[…] The Warren family has a few allies in current and former elected officials. One is Doug Gansler, who was state attorney general for eight years and is running for governor.
Gansler, Montgomery County’s state’s attorney from 1999 to 2007, convened a grand jury in 1999 for a two-year review of the case.
Gansler said in an interview this week that he believes the medical examiner should reclassify the case as “undetermined.” He said the grand jury found Keith Warren’s cause of death to be “inconclusive” in 2003.
He and [Montgomery County firefighter Dallas] Lipp are featured in “Uprooted,” a new three-part documentary series on Discovery Plus that aims to shed light on the case and calls on government officials to reclassify the death from “suicide” to “undetermined” or “unclassified.”
[…] Gansler said there was a lot of evidence to suggest that Keith’s death was not suicide.
He said in an interview this week that the fact that a Black man was seen hanging in a tree raised suspicion, and that the police’s investigation was done “in a pretty shoddy manner.” Family members came to him with details around 1998 or 1999, and he reopened the case in 1999.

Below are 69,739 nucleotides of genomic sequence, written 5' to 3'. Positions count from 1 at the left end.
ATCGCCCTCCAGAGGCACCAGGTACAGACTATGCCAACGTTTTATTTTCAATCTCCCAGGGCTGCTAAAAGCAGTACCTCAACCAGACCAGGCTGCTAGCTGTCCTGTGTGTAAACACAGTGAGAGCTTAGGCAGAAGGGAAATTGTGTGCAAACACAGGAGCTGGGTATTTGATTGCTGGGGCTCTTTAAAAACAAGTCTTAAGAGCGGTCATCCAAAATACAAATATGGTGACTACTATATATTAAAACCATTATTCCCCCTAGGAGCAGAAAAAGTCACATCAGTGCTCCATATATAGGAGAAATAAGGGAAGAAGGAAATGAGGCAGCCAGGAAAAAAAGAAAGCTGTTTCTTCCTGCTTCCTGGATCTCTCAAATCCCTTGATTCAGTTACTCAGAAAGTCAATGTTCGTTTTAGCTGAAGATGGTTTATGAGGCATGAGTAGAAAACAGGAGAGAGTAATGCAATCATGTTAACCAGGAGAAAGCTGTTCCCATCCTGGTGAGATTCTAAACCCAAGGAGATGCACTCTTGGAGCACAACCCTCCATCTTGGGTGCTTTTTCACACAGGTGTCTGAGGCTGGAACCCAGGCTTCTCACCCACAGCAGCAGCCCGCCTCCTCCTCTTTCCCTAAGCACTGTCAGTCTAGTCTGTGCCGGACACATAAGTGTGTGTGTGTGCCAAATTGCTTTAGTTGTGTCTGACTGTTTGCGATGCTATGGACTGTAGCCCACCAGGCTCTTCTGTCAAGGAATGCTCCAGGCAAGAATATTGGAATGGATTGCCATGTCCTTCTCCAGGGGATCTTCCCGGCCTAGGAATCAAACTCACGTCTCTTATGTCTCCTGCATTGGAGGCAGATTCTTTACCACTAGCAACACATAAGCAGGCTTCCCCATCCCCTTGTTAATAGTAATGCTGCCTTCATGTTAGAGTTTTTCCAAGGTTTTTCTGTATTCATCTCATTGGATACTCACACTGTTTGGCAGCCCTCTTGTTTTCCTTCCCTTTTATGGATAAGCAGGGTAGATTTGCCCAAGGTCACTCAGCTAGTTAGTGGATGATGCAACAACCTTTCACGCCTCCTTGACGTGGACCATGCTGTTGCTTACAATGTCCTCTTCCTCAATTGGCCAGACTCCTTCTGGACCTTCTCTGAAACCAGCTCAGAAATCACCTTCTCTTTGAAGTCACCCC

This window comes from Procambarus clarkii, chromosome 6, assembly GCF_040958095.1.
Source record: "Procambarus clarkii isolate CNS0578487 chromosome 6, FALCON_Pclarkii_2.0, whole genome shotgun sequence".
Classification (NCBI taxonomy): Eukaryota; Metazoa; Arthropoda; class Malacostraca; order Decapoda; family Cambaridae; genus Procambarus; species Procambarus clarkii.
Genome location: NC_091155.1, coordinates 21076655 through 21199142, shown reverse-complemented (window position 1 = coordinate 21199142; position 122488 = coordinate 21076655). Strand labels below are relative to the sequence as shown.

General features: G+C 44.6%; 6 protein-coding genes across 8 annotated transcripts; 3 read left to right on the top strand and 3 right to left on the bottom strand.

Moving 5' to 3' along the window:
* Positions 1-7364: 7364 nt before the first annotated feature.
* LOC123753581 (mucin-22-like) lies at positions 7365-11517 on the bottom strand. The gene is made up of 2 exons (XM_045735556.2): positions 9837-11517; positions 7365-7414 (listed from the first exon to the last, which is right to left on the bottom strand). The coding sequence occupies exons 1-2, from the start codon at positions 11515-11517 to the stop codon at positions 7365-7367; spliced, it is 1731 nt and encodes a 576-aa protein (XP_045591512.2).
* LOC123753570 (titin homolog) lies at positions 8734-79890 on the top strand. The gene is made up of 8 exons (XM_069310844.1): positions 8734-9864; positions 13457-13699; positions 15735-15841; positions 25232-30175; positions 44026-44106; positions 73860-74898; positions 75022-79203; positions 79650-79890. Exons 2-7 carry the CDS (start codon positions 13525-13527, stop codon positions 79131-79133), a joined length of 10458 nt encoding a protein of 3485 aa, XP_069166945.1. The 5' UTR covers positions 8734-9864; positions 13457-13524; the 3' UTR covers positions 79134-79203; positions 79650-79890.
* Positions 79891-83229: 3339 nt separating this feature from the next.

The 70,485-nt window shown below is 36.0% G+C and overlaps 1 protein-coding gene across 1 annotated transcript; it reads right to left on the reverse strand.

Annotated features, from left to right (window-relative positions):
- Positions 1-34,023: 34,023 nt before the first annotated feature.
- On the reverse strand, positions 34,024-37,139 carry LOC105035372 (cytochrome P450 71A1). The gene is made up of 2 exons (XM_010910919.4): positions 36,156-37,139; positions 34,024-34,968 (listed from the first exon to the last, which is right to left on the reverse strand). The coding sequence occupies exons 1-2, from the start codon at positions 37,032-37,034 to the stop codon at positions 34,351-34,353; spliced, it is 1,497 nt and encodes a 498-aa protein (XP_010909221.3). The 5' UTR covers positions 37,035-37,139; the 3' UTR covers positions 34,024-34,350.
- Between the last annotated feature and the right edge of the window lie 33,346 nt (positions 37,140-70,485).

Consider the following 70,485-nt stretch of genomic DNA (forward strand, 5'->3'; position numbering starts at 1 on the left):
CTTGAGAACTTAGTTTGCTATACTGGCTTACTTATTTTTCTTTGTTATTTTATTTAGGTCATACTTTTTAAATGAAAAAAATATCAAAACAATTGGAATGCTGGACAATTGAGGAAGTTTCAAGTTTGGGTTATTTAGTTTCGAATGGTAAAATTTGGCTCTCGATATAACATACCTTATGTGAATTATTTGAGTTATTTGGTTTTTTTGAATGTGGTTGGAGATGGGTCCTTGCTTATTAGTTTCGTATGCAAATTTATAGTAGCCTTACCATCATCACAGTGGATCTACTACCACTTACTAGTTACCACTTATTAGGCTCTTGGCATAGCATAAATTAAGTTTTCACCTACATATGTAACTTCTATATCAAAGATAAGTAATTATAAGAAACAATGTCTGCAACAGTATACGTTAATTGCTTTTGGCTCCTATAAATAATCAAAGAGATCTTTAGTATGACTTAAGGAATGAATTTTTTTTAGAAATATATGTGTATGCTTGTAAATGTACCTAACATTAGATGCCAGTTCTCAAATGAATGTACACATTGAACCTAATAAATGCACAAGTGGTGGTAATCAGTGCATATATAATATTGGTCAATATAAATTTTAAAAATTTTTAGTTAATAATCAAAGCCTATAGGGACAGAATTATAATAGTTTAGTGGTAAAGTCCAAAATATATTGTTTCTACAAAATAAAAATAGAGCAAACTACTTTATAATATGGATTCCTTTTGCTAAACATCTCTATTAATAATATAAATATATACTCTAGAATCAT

He declined to go into detail about what was presented to the grand jury, but said he had a hard time figuring out why the state’s medical examiner did not look at the case after the conclusion in 2003. There was a “dearth of evidence” to suggest suicide, he said.
Gansler said that if he is elected governor, he would revisit the case, given his experience with it.
“Look: The medical examiner should do the family justice, and change the classification to undetermined,” he said. […]
Gansler said that the documentary series could lead to a credible witness coming forward, which might lead to action.
“Rarely does it happen,” Gansler said, “But the more exposure that a case like this gets, the more likely that a potential witness may decide, ‘Hey, I want to come forward’ … and that might happen, and that would be helpful here.” […]